Livable Neighborhoods

Holding Reckless Drivers Accountable

Across our neighborhoods, we’ve witnessed too many tragedies where reckless drivers have killed or seriously injured neighbors and loved ones. The three young teens who were students at MS 51 (Sammy Cohen-Eckstein, Joie Sellers, and Mohammed Naiem Uddin) are not the only pedestrians killed in our district over the past few years. Others have been seniors, workers at local businesses, and young people just starting their careers.

We’ve made a lot of progress since Mayor de Blasio launched “Vision Zero” last year. Pedestrian deaths in 2014 were the lowest in a century. But there’s still a long way to go, toward our goal of a city without senseless traffic deaths. Read more »

Dark days, and brighter ones

The waning days of 2014 have been dark ones for New York City. The killing of Detectives Rafael Ramos and Wenjian Liu made real the worst imaginable fears for those who put their safety on the line to serve our communities. Reactions to their murders highlighted tensions among New Yorkers – around how we understand the challenges of public safety and policing – and have risked setting us against ourselves.

Just a few weeks earlier, here in the 39th Council District, we lost 14-year-old Mohammad Naiem Uddin in a traffic crash that reminded us that our efforts to improve traffic safety and reduce speeding have not yet done enough.

Still, as the year turns, I remain truly grateful for what we’ve done together. Democracy can be messy, even painful. We don’t all agree on how to understand the problems, and certainly not on the solutions. But I am genuinely glad about what we’ve achieved together in New York City in 2014. While much of the rest of the country is stuck in a place of political polarization, we have moved forward in tangible ways to make lives better for many New Yorkers. Read more »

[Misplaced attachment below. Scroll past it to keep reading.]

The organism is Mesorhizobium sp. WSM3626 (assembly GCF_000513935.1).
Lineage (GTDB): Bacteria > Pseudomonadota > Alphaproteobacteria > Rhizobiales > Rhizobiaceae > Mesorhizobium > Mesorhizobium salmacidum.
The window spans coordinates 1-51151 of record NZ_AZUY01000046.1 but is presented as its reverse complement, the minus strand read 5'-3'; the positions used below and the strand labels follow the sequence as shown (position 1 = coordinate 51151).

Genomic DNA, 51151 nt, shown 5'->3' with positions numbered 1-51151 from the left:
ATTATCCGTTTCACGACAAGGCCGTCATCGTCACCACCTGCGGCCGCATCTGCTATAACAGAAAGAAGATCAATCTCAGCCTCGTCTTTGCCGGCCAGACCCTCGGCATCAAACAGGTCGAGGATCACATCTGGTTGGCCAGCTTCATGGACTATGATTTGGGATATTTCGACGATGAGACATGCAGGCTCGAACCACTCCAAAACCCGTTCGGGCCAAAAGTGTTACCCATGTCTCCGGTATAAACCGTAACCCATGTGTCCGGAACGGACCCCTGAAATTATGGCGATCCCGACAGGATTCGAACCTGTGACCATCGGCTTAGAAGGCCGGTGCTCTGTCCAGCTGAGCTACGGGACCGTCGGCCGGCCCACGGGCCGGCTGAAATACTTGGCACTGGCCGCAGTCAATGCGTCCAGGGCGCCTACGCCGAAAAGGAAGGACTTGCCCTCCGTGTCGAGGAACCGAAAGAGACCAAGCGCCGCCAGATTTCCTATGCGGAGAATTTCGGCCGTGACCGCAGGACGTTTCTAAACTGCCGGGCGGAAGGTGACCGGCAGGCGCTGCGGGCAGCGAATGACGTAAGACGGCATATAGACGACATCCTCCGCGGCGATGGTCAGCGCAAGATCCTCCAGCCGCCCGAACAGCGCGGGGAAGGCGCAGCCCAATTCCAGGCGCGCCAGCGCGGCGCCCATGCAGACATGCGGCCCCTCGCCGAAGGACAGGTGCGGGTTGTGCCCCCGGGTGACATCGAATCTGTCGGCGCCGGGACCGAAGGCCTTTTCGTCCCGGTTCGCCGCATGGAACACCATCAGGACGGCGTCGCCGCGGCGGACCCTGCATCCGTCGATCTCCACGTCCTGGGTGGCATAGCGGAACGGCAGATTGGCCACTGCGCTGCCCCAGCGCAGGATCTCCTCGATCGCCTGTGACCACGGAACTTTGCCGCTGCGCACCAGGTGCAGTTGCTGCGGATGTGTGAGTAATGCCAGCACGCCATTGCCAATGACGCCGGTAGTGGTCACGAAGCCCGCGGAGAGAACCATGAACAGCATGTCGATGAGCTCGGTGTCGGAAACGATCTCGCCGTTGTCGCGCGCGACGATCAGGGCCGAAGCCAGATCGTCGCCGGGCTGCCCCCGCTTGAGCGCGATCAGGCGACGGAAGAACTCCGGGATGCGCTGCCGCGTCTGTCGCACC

Planning for the future of Gowanus

When we launched the “Bridging Gowanus” community planning process a year ago, we knew we were taking on a big challenge. 

We’ve seen (and smelled) the fetid water after a rainfall.  I was there when it flooded its banks during Hurricane Sandy.  And we knew these toxic waters might seem still compared to asking Brooklynites to debate too-often-polarizing questions about development, density, infrastructure, industry, and housing. 

But deciding not to engage seemed worse.  Should we just wait and let developers make plans of their own (or pretend that they won’t)?  Should we allow hotels, big-box stores, and self-storage facilities (all currently allowed “as-of-right” throughout the Gowanus) overrun the whole area?  Should we miss the opportunity to frame the community’s priorities for the new mayoral administration? Read more »

A Flood of Compassion … But Not Much Justice

By Lisa Cowan (Red Hook Initiative) and Brad Lander (New York City Council)

One year ago, Hurricane Sandy darkened the skyline and changed the lives of so many of our neighbors.  This week’s anniversary calls to mind the crowds who waited for food and supplies in Red Hook, the cars full of baked ziti and batteries dispatched to Coney Island, Staten Island, and the Rockaways, the gas station lines, and the rows upon rows of cots for hundreds of evacuees at the Park Slope Armory (and so many other places). Read more »

Remembering Sammy Cohen-Eckstein

I'll be honest. I wasn’t sure I could attend the Park Slope Participatory Budgeting Neighborhood Assembly on Thursday night. Like so many friends and neighbors, I was still shaken in the hours after the funeral for Sammy Cohen-Eckstein, who was hit by a van on Prospect Park West on Tuesday. It feels like our whole community was punched in the gut.

No words are going to help us comprehend this tragedy. But I wanted to share a little of what I’ve been thinking. Read more »